Some central direction is necessary in such an effort to obtain - by suggestion or negotiation - a balanced menu lest the picnic turn into a comparative tasting of potato salads, and to run a checklist on essential support materials.
In no particular order, it should include: tablecloth(s), napkins, eating and serving utensils, glasses, paper towels, trash bags, ice, bottle opener, can opener, paring and slicing knives, a small cutting board, salt and pepper and drinking water. Chairs and cushions or straw mats and a folding card table might be in order.
Packing food properly is half the challenge. All sorts and shapes of containers are available and others can easily be jury-rigged. It is important that food be packed firmly so it won't slide about. Liquids - including salad dressings - should be in screw-top jars (close tightly). As a further safeguard, pack the jars in plastic bags.
Carve birds at home, but slice breads, cheeses and meat on location. Bake breads, pates or meatloafs in light pans rather than heavy molds and transport them in the pans. Keep hot foods warm and cold foods well chilled to avoid bacterial contamination. Commercial mayonnaise is well stabilized against spoilage, so don't be afraid to use it. But keep salads and sandwiches away from the sun. In fact, think ahead to the site when packing the picnic. If the food won't be under cover and will be accessible to bugs, insects and any tantrum Mother Nature may throw, you shouldn't plan to unveil the entire spread at once. Serve the food course by course.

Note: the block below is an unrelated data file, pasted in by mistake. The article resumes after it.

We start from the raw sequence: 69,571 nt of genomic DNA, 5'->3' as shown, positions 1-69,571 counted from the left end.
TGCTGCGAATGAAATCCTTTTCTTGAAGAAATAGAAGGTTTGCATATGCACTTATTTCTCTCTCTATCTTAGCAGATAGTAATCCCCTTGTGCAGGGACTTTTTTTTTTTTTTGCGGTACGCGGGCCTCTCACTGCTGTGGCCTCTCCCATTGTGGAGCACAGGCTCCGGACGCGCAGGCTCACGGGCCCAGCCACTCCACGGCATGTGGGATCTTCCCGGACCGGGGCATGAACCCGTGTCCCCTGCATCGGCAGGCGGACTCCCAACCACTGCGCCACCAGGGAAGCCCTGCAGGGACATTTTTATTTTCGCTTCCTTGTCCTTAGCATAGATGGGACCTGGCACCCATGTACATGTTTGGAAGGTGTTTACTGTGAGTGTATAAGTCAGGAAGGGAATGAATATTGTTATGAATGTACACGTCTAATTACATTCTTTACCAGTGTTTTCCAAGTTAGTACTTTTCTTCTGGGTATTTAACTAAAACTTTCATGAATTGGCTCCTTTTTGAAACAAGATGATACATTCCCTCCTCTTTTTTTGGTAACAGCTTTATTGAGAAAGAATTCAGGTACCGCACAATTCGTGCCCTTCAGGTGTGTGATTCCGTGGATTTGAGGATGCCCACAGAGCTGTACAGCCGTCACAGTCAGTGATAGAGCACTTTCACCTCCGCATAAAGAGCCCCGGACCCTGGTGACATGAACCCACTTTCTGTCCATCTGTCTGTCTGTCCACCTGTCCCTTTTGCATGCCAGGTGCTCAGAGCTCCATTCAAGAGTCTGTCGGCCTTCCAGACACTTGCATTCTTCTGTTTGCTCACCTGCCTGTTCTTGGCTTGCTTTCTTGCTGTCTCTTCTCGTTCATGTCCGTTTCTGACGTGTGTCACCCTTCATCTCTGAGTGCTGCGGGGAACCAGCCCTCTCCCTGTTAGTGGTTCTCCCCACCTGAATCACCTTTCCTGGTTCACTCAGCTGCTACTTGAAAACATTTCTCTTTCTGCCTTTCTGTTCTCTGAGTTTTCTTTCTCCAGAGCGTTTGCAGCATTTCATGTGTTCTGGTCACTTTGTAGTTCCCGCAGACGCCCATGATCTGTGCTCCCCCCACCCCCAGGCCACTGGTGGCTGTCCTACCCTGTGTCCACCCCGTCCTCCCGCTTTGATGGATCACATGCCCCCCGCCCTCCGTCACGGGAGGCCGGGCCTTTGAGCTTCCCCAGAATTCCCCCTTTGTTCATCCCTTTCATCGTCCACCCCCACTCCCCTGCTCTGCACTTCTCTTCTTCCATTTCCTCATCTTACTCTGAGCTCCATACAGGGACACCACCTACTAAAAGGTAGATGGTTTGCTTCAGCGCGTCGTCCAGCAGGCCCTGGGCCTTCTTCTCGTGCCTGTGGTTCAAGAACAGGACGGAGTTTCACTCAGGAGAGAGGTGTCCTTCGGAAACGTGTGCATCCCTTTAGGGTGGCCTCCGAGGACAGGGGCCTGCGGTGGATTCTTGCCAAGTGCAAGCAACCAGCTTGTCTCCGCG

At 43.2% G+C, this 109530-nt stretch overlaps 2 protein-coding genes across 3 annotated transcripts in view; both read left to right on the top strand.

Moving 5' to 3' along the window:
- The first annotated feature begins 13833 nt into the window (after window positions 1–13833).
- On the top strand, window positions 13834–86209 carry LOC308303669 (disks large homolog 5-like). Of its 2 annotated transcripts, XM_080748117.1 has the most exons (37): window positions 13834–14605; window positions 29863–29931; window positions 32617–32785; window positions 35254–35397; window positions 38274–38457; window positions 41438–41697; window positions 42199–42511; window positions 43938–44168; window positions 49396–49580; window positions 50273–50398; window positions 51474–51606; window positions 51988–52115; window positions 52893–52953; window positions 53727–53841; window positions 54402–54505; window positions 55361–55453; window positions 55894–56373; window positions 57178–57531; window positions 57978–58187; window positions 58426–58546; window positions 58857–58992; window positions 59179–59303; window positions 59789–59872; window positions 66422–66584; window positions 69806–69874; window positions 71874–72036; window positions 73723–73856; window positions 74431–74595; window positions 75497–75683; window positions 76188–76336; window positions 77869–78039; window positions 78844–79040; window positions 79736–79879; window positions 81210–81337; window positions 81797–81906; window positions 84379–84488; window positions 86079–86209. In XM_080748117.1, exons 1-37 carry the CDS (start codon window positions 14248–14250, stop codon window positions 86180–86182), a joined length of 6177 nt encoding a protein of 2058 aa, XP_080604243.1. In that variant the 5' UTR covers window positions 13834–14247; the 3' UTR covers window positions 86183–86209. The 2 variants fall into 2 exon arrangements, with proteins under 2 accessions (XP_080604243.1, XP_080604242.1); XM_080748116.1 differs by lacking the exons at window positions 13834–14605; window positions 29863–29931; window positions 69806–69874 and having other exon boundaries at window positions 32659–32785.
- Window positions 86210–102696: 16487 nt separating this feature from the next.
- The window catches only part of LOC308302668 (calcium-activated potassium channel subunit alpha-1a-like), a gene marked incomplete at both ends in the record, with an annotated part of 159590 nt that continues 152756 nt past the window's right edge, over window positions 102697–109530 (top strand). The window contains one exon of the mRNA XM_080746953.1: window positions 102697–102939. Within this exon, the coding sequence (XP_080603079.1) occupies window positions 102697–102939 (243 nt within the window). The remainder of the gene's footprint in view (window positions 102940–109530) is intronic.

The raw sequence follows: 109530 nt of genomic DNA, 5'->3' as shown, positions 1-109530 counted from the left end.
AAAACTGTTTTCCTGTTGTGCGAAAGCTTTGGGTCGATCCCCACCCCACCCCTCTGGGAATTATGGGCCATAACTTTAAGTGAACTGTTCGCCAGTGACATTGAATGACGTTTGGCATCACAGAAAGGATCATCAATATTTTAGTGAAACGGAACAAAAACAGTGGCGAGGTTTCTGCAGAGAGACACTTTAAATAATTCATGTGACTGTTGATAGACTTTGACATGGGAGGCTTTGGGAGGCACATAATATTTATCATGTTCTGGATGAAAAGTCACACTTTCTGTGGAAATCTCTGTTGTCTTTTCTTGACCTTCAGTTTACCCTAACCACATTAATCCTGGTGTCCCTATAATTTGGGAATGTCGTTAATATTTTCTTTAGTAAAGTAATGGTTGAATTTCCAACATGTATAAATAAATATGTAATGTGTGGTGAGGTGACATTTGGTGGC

A final word of warning. Don't become too ambitious. Someone once pointed out - wisely - that the proper setting for a haute cuisine picnic is at a table in a restaurant that serves food in an outdoor garden. SALAD OF TOMATOES
(4 to 6 servings) 2 large tomatoes 1 cucumber 1/4 cup chopped or slivered almonds 1/2 teaspoon Dijon-style mustard 1/4 teaspoon thyme 1/4 teaspoon celery seed 1 shallot or scallion, chopped fine 1/4 teaspoon ginger 1/4 cup olive oil 1/4 cup lemon juice 1 tablespoon chopped parsley (optional) 1/4 cup chopped or slivered almonds Salt and pepper